Facebook investors back proposal to remove Zuckerberg as chairman

Four public funds support move tabled by Trillium calling for independent oversight

Facebook’s founder and chief executive Mark Zuckerberg has about 60% voting power, according to a filing in July. Photograph: Charles Platiau/Reuters

Facebook’s founder and chief executive Mark Zuckerberg has about 60% voting power, according to a filing in July. Photograph: Charles Platiau/Reuters

 

Several public funds that hold shares in Facebook Inc on Wednesday backed a proposal to remove chief executive Mark Zuckerberg as chairman, saying the social media giant mishandled several high-profile scandals.

State treasurers from Illinois, Rhode Island and Pennsylvania, and New York City Comptroller Scott Stringer, co-filed the proposal. They joined hedge fund Trillium Asset Management, which bought it to the table in June.

The proposal, set to be voted on at the company’s annual shareholder meeting in May 2019, is asking Facebook’s board to make the role of board chair an independent position.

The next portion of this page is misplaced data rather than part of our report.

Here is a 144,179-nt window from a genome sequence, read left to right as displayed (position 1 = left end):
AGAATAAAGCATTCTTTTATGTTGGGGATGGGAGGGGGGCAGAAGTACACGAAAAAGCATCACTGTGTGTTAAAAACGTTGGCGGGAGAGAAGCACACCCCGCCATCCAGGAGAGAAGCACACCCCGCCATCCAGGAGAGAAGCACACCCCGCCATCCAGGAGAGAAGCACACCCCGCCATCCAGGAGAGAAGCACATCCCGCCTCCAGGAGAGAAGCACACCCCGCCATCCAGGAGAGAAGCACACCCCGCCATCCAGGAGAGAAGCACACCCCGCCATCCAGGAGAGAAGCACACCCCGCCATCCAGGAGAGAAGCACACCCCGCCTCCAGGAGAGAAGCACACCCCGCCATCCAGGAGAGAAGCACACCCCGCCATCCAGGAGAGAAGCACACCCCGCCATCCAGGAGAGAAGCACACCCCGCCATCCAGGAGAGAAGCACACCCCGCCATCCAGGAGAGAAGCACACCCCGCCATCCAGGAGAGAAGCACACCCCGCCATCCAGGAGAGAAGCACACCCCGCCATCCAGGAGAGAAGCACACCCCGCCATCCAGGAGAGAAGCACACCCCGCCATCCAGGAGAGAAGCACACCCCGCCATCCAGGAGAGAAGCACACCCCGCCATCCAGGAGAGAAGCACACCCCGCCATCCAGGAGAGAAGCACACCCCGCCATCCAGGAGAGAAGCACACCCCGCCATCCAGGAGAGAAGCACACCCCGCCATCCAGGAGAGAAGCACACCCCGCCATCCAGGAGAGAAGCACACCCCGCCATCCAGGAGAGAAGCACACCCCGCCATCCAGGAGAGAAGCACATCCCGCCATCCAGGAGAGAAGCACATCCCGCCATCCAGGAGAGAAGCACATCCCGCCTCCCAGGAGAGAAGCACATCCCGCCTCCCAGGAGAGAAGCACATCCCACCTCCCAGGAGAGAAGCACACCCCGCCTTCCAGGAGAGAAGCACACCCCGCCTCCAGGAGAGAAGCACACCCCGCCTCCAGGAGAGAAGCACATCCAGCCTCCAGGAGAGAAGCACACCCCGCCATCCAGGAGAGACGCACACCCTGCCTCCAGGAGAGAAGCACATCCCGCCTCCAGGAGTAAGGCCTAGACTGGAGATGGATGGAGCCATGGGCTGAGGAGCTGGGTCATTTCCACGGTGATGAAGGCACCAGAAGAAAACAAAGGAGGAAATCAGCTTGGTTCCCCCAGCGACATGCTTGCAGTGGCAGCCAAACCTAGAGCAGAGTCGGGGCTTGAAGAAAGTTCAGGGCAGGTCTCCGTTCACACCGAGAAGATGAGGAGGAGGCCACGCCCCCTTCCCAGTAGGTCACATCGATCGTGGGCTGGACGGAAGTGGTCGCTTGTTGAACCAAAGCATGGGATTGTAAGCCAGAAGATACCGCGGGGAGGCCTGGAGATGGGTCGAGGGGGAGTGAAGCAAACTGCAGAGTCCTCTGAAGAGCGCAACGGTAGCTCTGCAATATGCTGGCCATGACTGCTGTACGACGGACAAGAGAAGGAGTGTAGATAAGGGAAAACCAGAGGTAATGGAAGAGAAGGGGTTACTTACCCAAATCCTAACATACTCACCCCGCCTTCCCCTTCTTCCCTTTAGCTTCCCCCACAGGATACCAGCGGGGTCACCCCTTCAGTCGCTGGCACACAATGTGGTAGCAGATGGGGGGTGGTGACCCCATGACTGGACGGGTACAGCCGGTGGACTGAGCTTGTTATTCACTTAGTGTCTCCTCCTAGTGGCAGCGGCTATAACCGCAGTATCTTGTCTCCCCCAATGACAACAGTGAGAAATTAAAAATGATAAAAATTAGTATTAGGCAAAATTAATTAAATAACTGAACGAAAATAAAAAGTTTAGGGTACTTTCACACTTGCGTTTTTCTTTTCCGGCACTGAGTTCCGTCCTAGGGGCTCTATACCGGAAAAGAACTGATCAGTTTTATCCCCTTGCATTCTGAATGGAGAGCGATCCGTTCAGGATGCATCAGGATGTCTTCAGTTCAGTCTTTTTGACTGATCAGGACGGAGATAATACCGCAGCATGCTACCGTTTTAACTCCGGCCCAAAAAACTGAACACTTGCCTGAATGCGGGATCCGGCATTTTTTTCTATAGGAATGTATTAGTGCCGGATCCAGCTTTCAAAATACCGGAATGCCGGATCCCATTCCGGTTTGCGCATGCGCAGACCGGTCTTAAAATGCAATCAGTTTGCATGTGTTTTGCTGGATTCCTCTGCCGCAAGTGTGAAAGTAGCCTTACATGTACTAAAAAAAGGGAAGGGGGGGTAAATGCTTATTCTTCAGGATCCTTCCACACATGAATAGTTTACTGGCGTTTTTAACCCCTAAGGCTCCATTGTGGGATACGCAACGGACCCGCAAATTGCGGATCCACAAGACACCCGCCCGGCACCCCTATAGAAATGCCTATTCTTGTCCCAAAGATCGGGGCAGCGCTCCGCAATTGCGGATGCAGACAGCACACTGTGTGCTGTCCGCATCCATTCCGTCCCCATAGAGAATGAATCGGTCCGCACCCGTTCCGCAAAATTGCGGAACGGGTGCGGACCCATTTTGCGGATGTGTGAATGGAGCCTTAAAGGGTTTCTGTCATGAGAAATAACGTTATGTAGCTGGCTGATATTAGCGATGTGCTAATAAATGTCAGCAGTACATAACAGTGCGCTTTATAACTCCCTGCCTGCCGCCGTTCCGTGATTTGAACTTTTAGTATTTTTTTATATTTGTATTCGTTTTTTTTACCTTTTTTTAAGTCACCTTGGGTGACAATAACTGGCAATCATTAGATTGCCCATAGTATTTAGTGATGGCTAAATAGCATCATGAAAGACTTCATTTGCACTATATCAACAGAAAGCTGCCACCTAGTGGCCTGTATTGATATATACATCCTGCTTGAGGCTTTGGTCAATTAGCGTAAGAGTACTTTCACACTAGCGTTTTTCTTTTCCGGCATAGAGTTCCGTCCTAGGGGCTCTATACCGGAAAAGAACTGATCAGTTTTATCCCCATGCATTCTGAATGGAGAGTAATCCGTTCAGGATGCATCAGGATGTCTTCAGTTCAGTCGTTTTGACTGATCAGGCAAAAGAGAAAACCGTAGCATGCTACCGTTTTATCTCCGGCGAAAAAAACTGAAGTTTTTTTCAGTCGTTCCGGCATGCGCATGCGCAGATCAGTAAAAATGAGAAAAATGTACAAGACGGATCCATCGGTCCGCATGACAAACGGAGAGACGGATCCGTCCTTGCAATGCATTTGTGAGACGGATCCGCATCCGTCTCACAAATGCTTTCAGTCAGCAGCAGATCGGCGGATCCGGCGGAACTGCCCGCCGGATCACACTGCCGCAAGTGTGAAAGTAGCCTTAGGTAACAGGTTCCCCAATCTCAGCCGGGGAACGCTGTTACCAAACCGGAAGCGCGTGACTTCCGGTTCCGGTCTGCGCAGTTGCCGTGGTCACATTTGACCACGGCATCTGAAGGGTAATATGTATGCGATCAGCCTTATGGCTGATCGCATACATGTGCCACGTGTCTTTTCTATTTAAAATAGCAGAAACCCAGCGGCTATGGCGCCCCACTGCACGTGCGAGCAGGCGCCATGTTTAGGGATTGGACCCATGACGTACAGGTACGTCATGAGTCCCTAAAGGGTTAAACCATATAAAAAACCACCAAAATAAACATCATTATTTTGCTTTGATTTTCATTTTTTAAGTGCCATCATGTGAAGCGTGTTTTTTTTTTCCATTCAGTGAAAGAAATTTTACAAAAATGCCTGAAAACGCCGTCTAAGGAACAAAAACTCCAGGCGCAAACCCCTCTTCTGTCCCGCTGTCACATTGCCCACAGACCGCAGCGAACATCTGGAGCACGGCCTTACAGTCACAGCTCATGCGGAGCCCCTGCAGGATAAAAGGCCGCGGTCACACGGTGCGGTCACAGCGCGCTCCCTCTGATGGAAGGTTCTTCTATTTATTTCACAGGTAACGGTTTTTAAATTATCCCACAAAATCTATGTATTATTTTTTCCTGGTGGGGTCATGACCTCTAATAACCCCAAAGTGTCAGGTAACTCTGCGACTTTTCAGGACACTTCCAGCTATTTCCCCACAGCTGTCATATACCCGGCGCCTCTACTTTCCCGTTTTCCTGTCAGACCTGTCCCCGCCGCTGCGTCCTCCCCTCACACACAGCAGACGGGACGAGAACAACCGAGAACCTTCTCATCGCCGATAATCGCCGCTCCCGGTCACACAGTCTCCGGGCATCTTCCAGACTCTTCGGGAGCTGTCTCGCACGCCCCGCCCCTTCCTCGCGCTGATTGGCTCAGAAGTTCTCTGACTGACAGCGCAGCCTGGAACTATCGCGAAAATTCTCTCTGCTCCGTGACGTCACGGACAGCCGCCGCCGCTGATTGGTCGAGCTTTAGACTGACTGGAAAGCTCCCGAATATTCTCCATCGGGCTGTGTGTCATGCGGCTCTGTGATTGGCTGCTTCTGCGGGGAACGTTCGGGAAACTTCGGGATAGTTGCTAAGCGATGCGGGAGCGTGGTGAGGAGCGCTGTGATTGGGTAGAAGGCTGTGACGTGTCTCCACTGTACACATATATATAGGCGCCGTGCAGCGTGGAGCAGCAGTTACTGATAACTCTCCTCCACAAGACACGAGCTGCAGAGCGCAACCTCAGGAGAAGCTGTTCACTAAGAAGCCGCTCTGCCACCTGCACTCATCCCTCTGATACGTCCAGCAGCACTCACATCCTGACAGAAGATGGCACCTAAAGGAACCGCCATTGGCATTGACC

Facebook did not immediately respond to a request for comment.

“Facebook plays an outsized role in our society and our economy. They have a social and financial responsibility to be transparent – that’s why we’re demanding independence and accountability in the company’s boardroom,” Mr Stringer said.

The proposal said lack of an independent board chair and oversight had contributed to Facebook “mishandling” a number of severe controversies, including Russian meddling in US elections and the Cambridge Analytica data leak, in which personal details from more than 50 million users were harvested.

Mr Zuckerberg has about 60 per cent voting power, according to a filing in April.

The New York City Pension Funds owned about 4.5 million Facebook shares as of July 31st.

The Pennsylvania treasury holds 38,737 shares of the company, according to a spokeswoman. Trillium holds 53,000 shares.

Shares held by the treasurers of Illinois and Rhode Island were not immediately available. – Reuters